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'Blue Jay Fever' in Toronto

October 13, 1985

It is said that one can set out to--and prove--virtually anything one wants to. This is especially true of our North American press, and even more so of television.

It is not the purpose of this letter, however, to debate this subject. Rather, I would like to comment upon Kenneth Freed's whimsical article (Oct. 7) on "Blue Jay Fever."

The standard American misconception that Toronto is overly boring and overly clean has been perpetuated yet again. Sigh.

So what if the place is clean? So what if drunken brawls at baseball games are as rare as the Cleveland Indians finishing out of last place? An article on one of the best teams in baseball should be just that--a baseball article.

What we have now in Toronto is a collection of baseball players, by and large ignored by the U.S. media, that we have supported since their inception as a team in 1977. We crammed more than 2.3 million people this year into a ball park that has, at best, 15,000 good seats. We have, over the past nine years, become great baseball fans.

Attending a Jays game and hearing a cheer from the crowd on a routine fly ball can only be attributed to those poor wretches that are sitting at a crummy angle. Fortunately, the ground-breaking is set for a new domed stadium in Toronto within the next year. Construction will, of course, be expedited when our local politicians get their fingers out of the process.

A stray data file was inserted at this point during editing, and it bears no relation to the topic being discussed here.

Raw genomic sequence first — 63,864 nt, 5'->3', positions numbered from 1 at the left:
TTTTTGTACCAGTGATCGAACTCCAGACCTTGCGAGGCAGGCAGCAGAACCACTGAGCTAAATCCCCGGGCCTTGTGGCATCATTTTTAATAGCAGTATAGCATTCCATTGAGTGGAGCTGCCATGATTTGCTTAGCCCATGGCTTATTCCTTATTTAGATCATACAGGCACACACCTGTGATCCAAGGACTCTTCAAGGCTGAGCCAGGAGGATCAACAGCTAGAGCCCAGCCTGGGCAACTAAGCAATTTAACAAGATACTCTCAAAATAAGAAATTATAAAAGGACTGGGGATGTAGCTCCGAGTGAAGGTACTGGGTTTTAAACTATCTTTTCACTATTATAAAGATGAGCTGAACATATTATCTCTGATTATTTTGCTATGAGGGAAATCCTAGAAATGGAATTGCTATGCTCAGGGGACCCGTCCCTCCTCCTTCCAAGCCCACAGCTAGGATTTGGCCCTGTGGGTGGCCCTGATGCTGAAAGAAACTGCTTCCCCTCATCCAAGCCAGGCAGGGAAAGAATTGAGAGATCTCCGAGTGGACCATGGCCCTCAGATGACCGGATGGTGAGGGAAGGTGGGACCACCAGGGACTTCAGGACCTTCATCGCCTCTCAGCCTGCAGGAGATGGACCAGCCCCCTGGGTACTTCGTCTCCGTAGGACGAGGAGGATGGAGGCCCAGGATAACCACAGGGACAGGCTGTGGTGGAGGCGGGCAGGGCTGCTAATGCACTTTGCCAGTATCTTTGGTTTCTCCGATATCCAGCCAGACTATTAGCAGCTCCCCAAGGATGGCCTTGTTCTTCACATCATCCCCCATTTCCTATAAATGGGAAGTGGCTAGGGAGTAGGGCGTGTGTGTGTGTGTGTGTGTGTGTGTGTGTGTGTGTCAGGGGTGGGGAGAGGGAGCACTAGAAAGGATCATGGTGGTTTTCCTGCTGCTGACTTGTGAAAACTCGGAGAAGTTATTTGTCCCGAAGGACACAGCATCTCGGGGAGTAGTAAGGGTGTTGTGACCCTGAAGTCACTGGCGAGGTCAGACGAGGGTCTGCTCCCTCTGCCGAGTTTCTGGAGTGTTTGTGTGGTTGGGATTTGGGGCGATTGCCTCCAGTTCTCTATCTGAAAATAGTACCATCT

The talented people in charge of the Toronto Blue Jays set out nine years ago to build an organization that any city would be proud to call their own. The results?

--A team that suffered through five last-place finishes between 1977 and 1981 came out on top this year with 99 wins.

--A manager who will only criticize his players face-to-face--not through the media.

--A front office that lets its people do their jobs, and wouldn't consider referring to any of its players as "Mr. May"--as George Steinbrenner of the New York Yankees did.

In short, Toronto is blessed with a first-class organization that has the potential to dominate baseball for years to come. That old argument about not one Canadian on the roster is the same one we used as kids when we tried to justify to our friends that the team from Boston that beat out our beloved Maple Leaf hockey team were all Canadians anyway.

Oh yes, one more thing--for God's sake please stop referring to our city as Toe-ron-toe. Even the newest Blue Jay on the team knows we're all from "Trawna."



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